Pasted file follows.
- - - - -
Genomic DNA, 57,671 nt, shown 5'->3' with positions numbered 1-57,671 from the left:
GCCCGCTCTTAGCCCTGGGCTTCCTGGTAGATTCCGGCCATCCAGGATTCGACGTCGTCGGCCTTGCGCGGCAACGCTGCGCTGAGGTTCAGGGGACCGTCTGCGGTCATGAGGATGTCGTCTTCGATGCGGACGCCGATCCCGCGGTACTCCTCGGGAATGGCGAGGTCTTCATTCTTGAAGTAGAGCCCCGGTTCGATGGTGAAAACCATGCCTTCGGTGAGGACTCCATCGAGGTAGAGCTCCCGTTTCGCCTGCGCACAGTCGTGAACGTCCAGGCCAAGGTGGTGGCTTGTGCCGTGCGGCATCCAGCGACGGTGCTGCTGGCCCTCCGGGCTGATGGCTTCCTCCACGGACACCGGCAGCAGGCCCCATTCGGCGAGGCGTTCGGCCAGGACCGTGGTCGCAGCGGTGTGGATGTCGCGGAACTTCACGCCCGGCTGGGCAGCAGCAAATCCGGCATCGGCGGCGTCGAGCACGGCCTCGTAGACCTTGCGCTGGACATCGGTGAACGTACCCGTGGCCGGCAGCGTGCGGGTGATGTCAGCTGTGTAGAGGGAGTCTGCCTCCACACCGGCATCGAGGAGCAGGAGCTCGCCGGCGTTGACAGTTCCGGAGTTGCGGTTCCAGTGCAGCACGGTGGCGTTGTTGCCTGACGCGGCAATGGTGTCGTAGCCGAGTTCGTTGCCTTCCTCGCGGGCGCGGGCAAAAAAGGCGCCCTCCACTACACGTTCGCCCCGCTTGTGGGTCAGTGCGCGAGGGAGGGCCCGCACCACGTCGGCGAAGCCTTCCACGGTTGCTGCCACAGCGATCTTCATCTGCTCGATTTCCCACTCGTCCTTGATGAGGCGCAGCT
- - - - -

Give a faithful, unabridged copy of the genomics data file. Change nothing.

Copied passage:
Genomic DNA, 57,671 nt, shown 5'->3' with positions numbered 1-57,671 from the left:
GCCCGCTCTTAGCCCTGGGCTTCCTGGTAGATTCCGGCCATCCAGGATTCGACGTCGTCGGCCTTGCGCGGCAACGCTGCGCTGAGGTTCAGGGGACCGTCTGCGGTCATGAGGATGTCGTCTTCGATGCGGACGCCGATCCCGCGGTACTCCTCGGGAATGGCGAGGTCTTCATTCTTGAAGTAGAGCCCCGGTTCGATGGTGAAAACCATGCCTTCGGTGAGGACTCCATCGAGGTAGAGCTCCCGTTTCGCCTGCGCACAGTCGTGAACGTCCAGGCCAAGGTGGTGGCTTGTGCCGTGCGGCATCCAGCGACGGTGCTGCTGGCCCTCCGGGCTGATGGCTTCCTCCACGGACACCGGCAGCAGGCCCCATTCGGCGAGGCGTTCGGCCAGGACCGTGGTCGCAGCGGTGTGGATGTCGCGGAACTTCACGCCCGGCTGGGCAGCAGCAAATCCGGCATCGGCGGCGTCGAGCACGGCCTCGTAGACCTTGCGCTGGACATCGGTGAACGTACCCGTGGCCGGCAGCGTGCGGGTGATGTCAGCTGTGTAGAGGGAGTCTGCCTCCACACCGGCATCGAGGAGCAGGAGCTCGCCGGCGTTGACAGTTCCGGAGTTGCGGTTCCAGTGCAGCACGGTGGCGTTGTTGCCTGACGCGGCAATGGTGTCGTAGCCGAGTTCGTTGCCTTCCTCGCGGGCGCGGGCAAAAAAGGCGCCCTCCACTACACGTTCGCCCCGCTTGTGGGTCAGTGCGCGAGGGAGGGCCCGCACCACGTCGGCGAAGCCTTCCACGGTTGCTGCCACAGCGATCTTCATCTGCTCGATTTCCCACTCGTCCTTGATGAGGCGCAGCT